Our own Sun is a pretty medium-sized star compared to what’s out there— or at least it used to be sort of medium sized, when we thought we knew the limits of how a star can get. A recently discovered group of colossal stars has changed all that, with the heaviest at 300 times the mass of the Sun, over twice as big as we had thought stars could get.
From the time of their birth, these massive stars produce outflows, such as powerful winds, which eventually reduce their mass, researchers said.
“Unlike humans, these stars are born heavy and lose weight as they age,” Crowther said. “Being a little over a million years old, the most extreme star R136a1 is already ‘middle-aged’ and has undergone an intense weight loss program, shedding a fifth of its initial mass over that time, or more than 50 solar masses.”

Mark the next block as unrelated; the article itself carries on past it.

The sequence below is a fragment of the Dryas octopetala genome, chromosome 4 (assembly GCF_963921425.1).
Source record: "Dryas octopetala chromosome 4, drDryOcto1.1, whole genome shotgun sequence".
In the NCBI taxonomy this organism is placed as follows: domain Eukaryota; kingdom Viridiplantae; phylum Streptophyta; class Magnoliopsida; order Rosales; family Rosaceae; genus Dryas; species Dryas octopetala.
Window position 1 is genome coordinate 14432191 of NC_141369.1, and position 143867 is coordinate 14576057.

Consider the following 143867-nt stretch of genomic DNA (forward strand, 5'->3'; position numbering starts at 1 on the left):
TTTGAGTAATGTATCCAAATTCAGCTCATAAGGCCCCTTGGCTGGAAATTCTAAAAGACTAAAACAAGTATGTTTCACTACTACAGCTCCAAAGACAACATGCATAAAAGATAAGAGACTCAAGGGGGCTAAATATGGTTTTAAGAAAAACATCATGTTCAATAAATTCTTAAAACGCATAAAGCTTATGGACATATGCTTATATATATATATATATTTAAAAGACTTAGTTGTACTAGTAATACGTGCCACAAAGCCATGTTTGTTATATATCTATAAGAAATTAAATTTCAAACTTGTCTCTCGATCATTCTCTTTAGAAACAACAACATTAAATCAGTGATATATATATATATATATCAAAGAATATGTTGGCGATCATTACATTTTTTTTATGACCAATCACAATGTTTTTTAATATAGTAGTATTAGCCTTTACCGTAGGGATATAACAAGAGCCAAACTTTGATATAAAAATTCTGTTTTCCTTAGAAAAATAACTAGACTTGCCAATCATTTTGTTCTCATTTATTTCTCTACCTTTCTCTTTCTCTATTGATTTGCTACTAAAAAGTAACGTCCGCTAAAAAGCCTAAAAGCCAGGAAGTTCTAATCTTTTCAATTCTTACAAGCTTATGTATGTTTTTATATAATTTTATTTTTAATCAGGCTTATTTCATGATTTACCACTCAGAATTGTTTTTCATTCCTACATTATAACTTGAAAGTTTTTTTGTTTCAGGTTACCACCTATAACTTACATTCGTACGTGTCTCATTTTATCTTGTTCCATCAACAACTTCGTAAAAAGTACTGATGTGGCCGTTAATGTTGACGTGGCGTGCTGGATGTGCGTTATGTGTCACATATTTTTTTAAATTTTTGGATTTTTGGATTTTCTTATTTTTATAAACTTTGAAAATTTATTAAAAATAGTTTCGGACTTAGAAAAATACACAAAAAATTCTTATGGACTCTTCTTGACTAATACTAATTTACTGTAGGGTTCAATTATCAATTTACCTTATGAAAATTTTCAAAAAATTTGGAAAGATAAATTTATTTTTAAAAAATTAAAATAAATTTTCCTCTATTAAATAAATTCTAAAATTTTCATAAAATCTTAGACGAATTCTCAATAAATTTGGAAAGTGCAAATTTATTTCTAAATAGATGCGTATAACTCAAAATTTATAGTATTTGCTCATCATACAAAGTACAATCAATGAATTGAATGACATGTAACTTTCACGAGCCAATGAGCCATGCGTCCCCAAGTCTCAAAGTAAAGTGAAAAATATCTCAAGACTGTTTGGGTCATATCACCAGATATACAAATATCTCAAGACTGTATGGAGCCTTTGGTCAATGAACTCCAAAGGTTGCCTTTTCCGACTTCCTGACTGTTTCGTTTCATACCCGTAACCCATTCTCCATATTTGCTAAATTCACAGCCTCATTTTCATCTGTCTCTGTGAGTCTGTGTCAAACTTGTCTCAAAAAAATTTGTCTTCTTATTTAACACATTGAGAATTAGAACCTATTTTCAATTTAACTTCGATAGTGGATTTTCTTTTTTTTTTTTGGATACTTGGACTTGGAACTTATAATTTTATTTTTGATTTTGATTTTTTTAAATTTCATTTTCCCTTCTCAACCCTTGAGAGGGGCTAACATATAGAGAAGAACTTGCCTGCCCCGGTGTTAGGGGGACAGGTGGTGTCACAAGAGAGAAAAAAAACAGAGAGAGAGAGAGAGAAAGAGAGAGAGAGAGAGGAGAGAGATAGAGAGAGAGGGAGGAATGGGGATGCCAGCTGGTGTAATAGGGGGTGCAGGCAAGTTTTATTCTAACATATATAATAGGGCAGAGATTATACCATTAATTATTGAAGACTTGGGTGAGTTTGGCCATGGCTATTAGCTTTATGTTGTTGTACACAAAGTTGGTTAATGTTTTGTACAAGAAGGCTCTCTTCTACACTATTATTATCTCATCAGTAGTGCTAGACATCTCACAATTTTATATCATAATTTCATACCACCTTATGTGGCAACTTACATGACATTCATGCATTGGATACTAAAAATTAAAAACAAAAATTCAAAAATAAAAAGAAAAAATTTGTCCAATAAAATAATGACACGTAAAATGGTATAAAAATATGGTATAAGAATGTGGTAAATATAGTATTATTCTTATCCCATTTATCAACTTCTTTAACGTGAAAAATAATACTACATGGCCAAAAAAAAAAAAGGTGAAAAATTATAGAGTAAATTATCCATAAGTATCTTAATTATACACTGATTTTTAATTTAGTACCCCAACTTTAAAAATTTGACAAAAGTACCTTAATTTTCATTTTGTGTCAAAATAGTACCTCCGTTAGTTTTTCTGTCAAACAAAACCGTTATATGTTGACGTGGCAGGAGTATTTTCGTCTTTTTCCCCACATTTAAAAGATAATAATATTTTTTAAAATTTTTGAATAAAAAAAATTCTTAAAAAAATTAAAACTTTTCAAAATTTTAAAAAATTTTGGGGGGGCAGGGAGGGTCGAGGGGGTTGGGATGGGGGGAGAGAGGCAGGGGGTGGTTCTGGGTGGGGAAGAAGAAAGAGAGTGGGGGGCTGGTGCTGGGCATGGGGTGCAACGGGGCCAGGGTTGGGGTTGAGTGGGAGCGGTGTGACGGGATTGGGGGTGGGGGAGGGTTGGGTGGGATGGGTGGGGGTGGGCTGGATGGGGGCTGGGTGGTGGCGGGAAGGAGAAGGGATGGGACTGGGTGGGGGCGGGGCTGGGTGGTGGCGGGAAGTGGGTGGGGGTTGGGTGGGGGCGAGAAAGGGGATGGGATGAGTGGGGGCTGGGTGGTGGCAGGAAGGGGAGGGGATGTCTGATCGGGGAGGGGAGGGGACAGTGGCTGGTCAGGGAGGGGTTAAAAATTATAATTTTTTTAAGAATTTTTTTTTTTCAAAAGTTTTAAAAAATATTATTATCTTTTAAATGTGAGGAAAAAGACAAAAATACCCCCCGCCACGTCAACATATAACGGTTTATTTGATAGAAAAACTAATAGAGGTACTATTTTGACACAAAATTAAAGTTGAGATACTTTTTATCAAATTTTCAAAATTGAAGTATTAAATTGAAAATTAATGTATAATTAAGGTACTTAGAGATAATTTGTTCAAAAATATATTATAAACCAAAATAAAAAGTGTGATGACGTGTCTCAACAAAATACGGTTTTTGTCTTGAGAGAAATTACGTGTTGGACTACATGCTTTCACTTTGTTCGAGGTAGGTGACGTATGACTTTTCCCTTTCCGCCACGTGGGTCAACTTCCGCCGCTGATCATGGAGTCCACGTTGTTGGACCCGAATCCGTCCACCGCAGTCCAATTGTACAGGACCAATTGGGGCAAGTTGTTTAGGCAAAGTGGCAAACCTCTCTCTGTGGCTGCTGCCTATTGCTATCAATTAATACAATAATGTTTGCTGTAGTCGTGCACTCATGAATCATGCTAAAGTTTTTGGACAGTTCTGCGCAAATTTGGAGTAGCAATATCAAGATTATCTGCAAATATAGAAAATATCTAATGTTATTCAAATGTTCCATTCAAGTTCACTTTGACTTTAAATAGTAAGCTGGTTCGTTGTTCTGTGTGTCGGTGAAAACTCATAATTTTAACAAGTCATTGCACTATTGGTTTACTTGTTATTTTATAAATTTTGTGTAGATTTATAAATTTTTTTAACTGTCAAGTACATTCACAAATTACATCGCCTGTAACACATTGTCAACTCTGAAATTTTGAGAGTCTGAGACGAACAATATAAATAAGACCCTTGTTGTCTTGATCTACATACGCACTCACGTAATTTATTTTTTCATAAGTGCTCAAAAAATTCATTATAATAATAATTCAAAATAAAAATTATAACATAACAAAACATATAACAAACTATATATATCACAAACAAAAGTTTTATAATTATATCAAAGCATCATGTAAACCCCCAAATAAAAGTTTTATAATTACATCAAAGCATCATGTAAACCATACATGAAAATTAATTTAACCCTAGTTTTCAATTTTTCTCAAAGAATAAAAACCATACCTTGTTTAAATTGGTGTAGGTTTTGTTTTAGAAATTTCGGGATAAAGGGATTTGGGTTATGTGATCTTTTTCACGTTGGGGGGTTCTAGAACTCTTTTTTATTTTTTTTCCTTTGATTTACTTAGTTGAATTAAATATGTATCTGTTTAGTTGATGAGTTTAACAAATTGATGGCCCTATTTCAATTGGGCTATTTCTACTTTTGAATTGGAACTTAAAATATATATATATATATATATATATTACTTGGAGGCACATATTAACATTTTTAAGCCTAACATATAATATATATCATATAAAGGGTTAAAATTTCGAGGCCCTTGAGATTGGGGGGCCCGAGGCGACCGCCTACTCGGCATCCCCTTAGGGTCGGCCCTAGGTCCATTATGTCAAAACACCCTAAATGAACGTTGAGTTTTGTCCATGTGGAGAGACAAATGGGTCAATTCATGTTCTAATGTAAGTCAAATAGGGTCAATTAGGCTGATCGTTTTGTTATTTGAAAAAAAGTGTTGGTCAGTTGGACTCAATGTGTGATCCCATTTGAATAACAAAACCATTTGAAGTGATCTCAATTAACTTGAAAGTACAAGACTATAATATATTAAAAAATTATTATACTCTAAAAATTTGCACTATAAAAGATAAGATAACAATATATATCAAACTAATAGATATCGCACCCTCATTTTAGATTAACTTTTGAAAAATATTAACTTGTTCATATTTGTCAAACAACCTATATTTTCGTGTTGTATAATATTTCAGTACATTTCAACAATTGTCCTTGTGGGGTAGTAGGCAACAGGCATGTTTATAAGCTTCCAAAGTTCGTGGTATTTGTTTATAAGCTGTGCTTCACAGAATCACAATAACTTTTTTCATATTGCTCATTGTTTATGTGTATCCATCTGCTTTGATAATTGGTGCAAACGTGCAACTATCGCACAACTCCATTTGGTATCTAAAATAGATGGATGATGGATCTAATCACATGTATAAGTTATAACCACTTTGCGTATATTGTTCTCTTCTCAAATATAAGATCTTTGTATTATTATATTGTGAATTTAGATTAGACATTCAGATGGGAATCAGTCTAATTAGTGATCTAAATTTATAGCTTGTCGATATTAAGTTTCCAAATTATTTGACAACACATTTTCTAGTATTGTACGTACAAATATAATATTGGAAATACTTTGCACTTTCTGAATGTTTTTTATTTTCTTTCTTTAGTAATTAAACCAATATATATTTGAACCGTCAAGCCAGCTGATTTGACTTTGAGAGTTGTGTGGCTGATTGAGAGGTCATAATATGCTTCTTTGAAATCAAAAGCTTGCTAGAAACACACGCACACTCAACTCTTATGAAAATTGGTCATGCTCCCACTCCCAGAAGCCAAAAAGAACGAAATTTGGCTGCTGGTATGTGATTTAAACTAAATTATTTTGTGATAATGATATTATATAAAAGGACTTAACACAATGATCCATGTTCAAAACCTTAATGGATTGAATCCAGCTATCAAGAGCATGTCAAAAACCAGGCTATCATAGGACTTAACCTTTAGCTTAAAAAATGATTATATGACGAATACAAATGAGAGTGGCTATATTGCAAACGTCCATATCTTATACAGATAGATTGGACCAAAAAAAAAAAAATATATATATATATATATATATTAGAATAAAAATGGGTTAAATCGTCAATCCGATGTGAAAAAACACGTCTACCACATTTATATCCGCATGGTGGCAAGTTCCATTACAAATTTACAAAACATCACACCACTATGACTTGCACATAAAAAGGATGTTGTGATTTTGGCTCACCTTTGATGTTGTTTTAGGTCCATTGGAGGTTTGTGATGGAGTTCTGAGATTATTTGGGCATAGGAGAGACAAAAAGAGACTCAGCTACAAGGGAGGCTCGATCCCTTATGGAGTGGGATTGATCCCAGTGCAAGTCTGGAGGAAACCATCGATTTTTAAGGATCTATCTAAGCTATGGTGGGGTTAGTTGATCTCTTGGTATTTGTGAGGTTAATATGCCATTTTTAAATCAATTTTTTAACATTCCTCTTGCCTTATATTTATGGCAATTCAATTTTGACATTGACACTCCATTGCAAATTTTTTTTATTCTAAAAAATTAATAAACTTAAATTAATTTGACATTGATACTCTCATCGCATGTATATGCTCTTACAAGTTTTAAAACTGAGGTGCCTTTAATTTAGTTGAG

The stars are still, however, intensely bright.
For example, if the star R136a1 were to replace the sun in our solar system, it would outshine our closest star by as much as the sun currently outshines the full moon, and its powerful radiation would effectively sterilize our home planet.
“Its high mass would reduce the length of the Earth’s year to three weeks, and it would bathe the Earth in incredibly intense ultraviolet radiation, rendering life on our planet impossible,” said Raphael Hirschi, a research team member from Keele University in Staffordshire, England.